“You can never achieve peace and equity among communities if you have upmarket suburbs that have everything and those in neighbouring, who have nothing and can hardly put a plate of food on the table.
“We should strive to encourage equitable communities and discourage elements of our societies such as disparities’ in socio-economic standards which tend to breed animosity that threatens the very fibre that glues communities together,” he said.
It is this desire of building oneness among the regional communities of the Sadc that Busha has decided to use the unifying power of sport, coupled with the power of mothers, who by their nature, manage to keep families as closely knit units.
Women’s football has been overshadowed by the men’s game for the last century, but could gain momentum once it gets a financial boost and recognition from stakeholders keen on developing female sport in this cutthroat world.
There is obviously still a huge gap between the male and female game due to resources and funding, but the female game is growing at a much quicker pace than many expected.
Ms Gloria Brown, chairperson of the South African Blubird Ladies Football Club-one of the clubs that took part in the inaugural tournament, said despite concerted efforts by several organisations and individuals like Mr Busha to promote female sport, the game still faces a lot of challenges.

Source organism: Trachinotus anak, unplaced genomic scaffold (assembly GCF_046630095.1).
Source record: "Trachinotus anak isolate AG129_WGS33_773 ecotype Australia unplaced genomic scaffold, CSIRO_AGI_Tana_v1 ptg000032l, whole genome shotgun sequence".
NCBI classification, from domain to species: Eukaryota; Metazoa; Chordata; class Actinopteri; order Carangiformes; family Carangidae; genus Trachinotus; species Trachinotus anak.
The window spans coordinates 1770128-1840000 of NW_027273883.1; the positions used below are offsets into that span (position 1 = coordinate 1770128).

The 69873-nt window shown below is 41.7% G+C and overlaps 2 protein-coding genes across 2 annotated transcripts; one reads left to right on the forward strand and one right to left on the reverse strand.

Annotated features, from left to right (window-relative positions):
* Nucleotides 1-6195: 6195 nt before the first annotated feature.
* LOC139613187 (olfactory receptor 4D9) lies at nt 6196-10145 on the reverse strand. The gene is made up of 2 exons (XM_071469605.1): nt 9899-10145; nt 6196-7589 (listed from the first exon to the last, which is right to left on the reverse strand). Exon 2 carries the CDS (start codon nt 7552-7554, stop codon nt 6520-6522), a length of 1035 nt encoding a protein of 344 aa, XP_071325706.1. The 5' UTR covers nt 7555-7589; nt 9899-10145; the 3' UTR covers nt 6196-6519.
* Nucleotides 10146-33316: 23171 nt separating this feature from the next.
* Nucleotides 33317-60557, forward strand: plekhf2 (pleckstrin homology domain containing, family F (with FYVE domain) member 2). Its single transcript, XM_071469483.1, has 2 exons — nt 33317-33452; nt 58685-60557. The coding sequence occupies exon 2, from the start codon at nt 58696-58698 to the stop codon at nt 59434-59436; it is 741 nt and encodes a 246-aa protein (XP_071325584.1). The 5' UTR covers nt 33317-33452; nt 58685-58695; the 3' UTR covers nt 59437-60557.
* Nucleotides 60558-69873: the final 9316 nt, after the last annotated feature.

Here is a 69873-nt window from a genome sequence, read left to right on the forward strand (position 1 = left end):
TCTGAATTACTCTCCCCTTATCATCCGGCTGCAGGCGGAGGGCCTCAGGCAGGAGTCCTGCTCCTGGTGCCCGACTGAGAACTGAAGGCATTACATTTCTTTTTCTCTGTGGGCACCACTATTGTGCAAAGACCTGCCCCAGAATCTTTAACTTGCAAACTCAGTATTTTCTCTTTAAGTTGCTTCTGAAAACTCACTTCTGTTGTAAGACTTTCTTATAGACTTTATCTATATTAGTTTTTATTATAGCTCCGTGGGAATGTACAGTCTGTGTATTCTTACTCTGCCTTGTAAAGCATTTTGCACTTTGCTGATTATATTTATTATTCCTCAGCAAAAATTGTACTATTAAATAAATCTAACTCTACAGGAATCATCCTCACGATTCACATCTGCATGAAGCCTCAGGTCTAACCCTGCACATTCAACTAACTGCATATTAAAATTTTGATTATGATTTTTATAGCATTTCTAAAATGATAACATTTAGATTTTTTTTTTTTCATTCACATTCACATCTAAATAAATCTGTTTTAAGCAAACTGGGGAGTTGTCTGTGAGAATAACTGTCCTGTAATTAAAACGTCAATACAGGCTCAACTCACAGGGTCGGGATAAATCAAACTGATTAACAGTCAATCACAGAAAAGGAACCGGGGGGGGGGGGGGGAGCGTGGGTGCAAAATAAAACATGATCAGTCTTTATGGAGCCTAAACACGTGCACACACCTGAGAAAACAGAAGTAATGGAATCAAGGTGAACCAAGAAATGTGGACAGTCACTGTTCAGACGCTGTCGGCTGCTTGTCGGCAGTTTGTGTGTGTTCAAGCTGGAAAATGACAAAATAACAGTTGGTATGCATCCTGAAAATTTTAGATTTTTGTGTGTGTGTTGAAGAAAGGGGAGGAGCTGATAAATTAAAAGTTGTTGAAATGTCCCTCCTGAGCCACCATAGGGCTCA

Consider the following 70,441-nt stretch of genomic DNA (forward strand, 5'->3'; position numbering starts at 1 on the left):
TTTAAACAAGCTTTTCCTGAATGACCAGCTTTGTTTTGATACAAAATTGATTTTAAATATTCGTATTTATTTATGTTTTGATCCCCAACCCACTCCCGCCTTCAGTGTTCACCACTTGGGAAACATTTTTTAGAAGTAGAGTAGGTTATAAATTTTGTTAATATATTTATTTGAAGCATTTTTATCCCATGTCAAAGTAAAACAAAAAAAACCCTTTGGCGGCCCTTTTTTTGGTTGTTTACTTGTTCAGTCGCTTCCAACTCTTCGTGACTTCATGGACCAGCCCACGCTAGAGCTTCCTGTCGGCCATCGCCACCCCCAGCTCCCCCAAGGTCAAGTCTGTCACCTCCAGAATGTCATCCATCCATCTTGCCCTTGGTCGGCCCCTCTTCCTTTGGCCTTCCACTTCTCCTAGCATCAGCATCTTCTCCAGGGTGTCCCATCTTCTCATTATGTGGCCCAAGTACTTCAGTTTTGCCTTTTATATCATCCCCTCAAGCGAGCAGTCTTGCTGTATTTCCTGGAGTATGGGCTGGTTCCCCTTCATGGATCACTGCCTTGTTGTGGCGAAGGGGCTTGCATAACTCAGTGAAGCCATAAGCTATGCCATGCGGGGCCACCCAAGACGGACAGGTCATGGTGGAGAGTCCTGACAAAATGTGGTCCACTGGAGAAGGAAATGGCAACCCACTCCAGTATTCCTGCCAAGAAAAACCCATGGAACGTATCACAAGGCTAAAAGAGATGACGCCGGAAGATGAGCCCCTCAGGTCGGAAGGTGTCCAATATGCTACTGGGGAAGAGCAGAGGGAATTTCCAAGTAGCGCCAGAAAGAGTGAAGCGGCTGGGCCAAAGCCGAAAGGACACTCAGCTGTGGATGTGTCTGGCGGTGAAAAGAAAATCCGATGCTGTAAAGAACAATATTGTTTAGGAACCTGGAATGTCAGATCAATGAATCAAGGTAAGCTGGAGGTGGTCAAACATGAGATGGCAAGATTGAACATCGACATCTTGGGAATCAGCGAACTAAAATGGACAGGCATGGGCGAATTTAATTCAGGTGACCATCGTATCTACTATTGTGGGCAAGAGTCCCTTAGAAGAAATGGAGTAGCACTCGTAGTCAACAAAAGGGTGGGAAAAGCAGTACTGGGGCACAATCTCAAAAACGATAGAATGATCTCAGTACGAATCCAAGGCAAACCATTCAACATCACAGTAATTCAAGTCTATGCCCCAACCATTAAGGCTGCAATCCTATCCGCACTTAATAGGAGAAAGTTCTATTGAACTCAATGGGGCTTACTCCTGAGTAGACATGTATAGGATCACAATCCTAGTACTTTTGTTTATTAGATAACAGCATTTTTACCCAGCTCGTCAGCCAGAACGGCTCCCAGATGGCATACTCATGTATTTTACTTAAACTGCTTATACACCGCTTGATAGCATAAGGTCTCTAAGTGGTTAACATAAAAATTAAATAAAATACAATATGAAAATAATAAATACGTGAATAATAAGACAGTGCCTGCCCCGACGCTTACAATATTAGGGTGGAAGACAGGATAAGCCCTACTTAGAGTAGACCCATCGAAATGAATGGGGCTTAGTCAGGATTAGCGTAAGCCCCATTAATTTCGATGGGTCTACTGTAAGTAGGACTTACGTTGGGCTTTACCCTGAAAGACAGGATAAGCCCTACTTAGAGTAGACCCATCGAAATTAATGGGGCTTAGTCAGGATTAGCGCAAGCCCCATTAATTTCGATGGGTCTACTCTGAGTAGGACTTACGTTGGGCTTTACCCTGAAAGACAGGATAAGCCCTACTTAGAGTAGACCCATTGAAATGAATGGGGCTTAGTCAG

“For women who want to venture into sport, especially football, you have to back up your talent with academic or professional papers, so that you can always have something to fall back on, because it is not paying for women.
“More often than not, women who are plying their trade as footballers, still struggle to earn a living through it and have to look for a job to supplement their “passion”, said Ms Brown who plied her trade as a footballer for a decade in Sweden and Norway in the 1990s.
Ms Brown bemoaned lack of sponsorship in women’s sport, particularly in football, further whittling down efforts and passion for ladies keen on pursuing sport as a profession.
She, however, said despite the obstacles that most women were facing in football, they were still eager to explore the territory.
“Passion is key in women’s football and is seen in every goal, celebration, win and loss.
“The main reason for that is most of these women have had to overcome difficult circumstances to become professional footballers and dedicate their time to a game which doesn’t have massive financial rewards,” she said.
What’s more, football was also shaping these girls’ future, diverting their attention from such socials like early child marriages; drug abuse and clubbing that were taking a toll on most youths.
Even the girls themselves believe that their future is in football
“We are finally going to turn pro in football and get recognition,” enthused Lerato, a striker with the South African Bluebird Ladies Football Club.
Former FIFA president Sepp Blatter could not have said it better when he said the future of football is feminine.
And that will only be achievable once women’s football goes beyond the parochial.